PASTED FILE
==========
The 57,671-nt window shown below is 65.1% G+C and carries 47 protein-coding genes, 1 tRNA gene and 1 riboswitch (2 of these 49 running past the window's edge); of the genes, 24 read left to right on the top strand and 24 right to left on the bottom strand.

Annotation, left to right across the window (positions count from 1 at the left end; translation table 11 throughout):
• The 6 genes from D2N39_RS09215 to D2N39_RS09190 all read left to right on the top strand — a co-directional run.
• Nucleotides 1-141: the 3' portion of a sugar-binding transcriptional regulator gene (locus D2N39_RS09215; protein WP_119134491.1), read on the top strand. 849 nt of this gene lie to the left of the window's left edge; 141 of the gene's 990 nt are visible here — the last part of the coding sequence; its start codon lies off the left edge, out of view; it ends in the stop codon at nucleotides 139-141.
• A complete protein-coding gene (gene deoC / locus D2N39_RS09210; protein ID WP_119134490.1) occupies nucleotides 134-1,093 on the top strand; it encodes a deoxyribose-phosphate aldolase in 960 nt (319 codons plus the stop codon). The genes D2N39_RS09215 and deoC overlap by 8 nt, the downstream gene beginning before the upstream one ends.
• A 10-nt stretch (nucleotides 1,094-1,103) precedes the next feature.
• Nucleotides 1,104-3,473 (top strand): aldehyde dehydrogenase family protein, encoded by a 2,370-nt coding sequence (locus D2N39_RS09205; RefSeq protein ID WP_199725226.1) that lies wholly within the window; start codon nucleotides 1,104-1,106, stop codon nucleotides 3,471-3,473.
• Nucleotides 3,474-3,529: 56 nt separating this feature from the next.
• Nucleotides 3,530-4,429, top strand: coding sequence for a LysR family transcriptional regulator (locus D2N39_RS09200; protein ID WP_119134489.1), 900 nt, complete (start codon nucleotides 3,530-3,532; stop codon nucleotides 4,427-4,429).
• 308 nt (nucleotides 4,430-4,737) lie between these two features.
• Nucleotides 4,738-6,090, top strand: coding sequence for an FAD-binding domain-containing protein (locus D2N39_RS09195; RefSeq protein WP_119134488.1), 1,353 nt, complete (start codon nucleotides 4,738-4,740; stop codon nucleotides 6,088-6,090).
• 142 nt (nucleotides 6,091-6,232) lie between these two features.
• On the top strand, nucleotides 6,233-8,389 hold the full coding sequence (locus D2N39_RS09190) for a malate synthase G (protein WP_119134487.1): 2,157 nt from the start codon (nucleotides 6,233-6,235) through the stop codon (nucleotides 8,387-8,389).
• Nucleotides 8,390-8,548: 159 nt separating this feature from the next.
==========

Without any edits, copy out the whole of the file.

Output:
The 57,671-nt window shown below is 65.1% G+C and carries 47 protein-coding genes, 1 tRNA gene and 1 riboswitch (2 of these 49 running past the window's edge); of the genes, 24 read left to right on the top strand and 24 right to left on the bottom strand.

Annotation, left to right across the window (positions count from 1 at the left end; translation table 11 throughout):
• The 6 genes from D2N39_RS09215 to D2N39_RS09190 all read left to right on the top strand — a co-directional run.
• Nucleotides 1-141: the 3' portion of a sugar-binding transcriptional regulator gene (locus D2N39_RS09215; protein WP_119134491.1), read on the top strand. 849 nt of this gene lie to the left of the window's left edge; 141 of the gene's 990 nt are visible here — the last part of the coding sequence; its start codon lies off the left edge, out of view; it ends in the stop codon at nucleotides 139-141.
• A complete protein-coding gene (gene deoC / locus D2N39_RS09210; protein ID WP_119134490.1) occupies nucleotides 134-1,093 on the top strand; it encodes a deoxyribose-phosphate aldolase in 960 nt (319 codons plus the stop codon). The genes D2N39_RS09215 and deoC overlap by 8 nt, the downstream gene beginning before the upstream one ends.
• A 10-nt stretch (nucleotides 1,094-1,103) precedes the next feature.
• Nucleotides 1,104-3,473 (top strand): aldehyde dehydrogenase family protein, encoded by a 2,370-nt coding sequence (locus D2N39_RS09205; RefSeq protein ID WP_199725226.1) that lies wholly within the window; start codon nucleotides 1,104-1,106, stop codon nucleotides 3,471-3,473.
• Nucleotides 3,474-3,529: 56 nt separating this feature from the next.
• Nucleotides 3,530-4,429, top strand: coding sequence for a LysR family transcriptional regulator (locus D2N39_RS09200; protein ID WP_119134489.1), 900 nt, complete (start codon nucleotides 3,530-3,532; stop codon nucleotides 4,427-4,429).
• 308 nt (nucleotides 4,430-4,737) lie between these two features.
• Nucleotides 4,738-6,090, top strand: coding sequence for an FAD-binding domain-containing protein (locus D2N39_RS09195; RefSeq protein WP_119134488.1), 1,353 nt, complete (start codon nucleotides 4,738-4,740; stop codon nucleotides 6,088-6,090).
• 142 nt (nucleotides 6,091-6,232) lie between these two features.
• On the top strand, nucleotides 6,233-8,389 hold the full coding sequence (locus D2N39_RS09190) for a malate synthase G (protein WP_119134487.1): 2,157 nt from the start codon (nucleotides 6,233-6,235) through the stop codon (nucleotides 8,387-8,389).
• Nucleotides 8,390-8,548: 159 nt separating this feature from the next.